This program might cost some money-- but we'd be paying for results: if it flopped and nobody hit these targets, well, it'd have cost nothing. On the other hand, if this program got results, even if we consider the money going to states to be 'wasted' the program would still be a net financial gain from perspective of decreased strain on our health systems. In other words, with a results-based incentive system, we have nothing to lose if it flops and plenty to gain if it works.

Now, I'm sure the devil would be in the details. We'd need to pick targets that are easy to representatively measure and hard to game. It also seems like we could have a yearly governors' conference revolving around this incentive program for states to share tips on what strategies are working and which aren't. Make this conference (and the incentive program in general) a big deal, and make it competitive-- make states proud of their successes and ashamed of their failures.

In general, it seems to me that this sort of grand state-by-state competition for funds could be extended to a lot of social problems. Since it incentivizes results instead of naive/bureaucratic thinking, it might encourage some smart, actionable analysis about the roots of various social problems. But that's something to explore another time. My point is, I think this would work really well for improving public health, and we should do it.

p.s. Anyone have a good way of getting this idea into the hands of some congressperson?


Quote: China on China

Via a NY Times article on the US-China financial relationship:
Deng Xiaoping, the Chinese leader who ushered in its market reforms starting in the late 1970s, famously gave his country the following advice: “Observe calmly; secure our position; cope with affairs calmly; hide our capacities and bide our time; be good at maintaining a low profile; and never claim leadership.”
This seems to be the general trend in Chinese foreign policy; if the Chinese leadership decide this is no longer necessary or desirable, we could suddenly live in a very different world.

I think a particularly interesting and volatile element to this is that the Chinese Government has a relatively solid hold on power, but this hold is largely tied to the year-over-year economic growth China has been experiencing for decades. The Chinese are content to tolerate their government because life is getting better, and looks to get better still. Should this growth dry up, there's no telling what may happen domestically, or what nationalistic conflicts the Chinese Government may enter into as a ploy to unify their people.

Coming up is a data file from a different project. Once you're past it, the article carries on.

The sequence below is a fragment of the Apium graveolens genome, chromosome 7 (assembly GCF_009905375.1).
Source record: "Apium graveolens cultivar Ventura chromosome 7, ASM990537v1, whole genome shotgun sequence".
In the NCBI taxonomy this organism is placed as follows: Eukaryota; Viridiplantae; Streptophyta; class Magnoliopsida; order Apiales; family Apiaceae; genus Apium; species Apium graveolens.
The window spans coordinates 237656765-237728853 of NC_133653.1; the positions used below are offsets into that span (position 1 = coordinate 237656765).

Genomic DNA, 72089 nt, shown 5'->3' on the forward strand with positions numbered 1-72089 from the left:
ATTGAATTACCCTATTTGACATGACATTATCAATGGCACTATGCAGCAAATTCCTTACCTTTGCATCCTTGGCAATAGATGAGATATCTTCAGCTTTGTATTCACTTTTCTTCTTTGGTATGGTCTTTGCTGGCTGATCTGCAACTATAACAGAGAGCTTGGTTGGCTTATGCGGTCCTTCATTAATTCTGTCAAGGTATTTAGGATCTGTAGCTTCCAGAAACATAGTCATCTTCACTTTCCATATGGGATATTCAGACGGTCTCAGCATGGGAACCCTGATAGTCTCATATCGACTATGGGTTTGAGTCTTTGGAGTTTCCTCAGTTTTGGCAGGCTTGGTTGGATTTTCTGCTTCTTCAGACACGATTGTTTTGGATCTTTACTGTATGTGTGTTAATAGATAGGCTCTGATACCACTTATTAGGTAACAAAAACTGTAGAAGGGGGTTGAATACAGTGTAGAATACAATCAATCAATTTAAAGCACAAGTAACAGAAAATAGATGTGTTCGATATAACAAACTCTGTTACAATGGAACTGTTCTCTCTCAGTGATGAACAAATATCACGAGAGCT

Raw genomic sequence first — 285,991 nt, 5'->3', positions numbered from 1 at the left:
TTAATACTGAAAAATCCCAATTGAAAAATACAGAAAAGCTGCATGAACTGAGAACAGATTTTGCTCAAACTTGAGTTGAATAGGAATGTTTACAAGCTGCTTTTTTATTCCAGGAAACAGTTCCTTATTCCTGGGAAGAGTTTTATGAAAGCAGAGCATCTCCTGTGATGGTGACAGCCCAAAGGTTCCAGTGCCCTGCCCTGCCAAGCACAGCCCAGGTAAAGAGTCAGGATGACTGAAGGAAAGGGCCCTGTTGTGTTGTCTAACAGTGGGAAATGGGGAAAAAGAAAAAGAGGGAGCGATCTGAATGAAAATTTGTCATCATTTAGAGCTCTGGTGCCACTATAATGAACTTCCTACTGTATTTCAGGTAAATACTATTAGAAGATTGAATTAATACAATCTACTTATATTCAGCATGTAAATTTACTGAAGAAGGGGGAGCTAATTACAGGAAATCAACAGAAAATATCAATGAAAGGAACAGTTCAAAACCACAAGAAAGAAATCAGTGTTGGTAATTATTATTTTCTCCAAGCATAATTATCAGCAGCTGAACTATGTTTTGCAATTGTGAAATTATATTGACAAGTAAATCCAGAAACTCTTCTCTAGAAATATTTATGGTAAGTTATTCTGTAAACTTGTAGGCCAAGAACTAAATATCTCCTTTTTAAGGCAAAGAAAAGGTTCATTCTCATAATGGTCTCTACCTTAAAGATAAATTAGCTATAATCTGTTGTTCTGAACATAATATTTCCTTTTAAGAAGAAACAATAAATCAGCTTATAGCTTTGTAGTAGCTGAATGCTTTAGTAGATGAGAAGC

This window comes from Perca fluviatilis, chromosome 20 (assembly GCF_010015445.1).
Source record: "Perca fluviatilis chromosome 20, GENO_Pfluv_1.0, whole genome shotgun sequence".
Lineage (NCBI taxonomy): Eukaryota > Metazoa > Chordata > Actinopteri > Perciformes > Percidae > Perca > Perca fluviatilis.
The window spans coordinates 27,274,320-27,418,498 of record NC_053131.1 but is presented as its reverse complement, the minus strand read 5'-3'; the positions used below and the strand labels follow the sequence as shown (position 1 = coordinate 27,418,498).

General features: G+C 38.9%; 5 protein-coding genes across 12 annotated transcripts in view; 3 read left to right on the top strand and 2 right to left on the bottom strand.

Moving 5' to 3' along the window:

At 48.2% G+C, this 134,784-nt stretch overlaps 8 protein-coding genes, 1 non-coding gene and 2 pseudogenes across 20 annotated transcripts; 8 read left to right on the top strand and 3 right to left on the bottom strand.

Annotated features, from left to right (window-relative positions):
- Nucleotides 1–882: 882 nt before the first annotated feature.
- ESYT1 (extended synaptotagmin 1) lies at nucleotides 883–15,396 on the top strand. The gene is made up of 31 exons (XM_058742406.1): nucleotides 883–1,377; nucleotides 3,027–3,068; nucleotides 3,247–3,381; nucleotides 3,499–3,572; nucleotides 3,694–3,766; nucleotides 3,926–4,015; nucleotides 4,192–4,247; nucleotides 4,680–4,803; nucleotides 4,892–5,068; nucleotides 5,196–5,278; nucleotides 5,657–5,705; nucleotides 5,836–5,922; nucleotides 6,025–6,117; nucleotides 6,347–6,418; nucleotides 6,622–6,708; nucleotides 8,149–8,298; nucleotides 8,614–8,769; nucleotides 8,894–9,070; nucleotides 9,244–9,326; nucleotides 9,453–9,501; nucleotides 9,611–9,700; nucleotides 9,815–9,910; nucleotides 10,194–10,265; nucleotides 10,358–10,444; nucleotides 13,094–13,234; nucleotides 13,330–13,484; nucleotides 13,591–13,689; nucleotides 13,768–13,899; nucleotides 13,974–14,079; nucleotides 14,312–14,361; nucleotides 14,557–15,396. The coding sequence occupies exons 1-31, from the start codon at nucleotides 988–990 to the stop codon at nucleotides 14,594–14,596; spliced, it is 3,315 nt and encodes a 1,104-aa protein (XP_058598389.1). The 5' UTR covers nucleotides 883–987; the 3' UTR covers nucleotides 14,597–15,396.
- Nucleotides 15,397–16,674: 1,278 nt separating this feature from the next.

On writing, and the beauty of archive.org

If I had to put together a list of the 7 Wonders of the Internet, archive.org would most certainly be on it. It's the website of a non-profit organization which runs a huge server farm that tirelessly crawls the internet and saves what it finds. On the website, you can use their Wayback Machine to essentially turn back the clock and experience the internet frozen at a particular instant. The NY Times' website as of December, 1998? Check. Yahoo.com as of January, 2001? Check. That Geocities blog you started as an angsty teenager and later deleted in shame? Yes, probably that too.

My latest archive.org-assisted rediscovery is of a wonderful little essay on the difficulty of writing vs programming by Paul Graham. Archive.org isn't google-searchable, and so when Graham deleted his infogami blog this gem vanished down the memory hole. I'll quote it in full for your pleasure and to get it back in circulation.

Paul Graham

Why Writing is Harder than Programming

3 Oct 06

I spent most of this summer hacking a new version of Arc. That's why I haven't written any new essays lately. But I had to start writing again a few days ago because I have to give a talk at MIT tomorrow.

Switching back to writing has confirmed something I've always suspected: writing is harder than hacking. They're both hard to do well, but writing has an additonal element of panic that isn't there in hacking.

With hacking, you never have to worry how something is going to come out. Software doesn't "come out." If there's something you don't like, you change it. So programming has the same relaxing quality as building stuff out of Lego. You know you're going to win in the end. Succeeding is simply a matter of defining what winning is, and possibly spending a lot of time getting there. Those can be hard, but not frightening.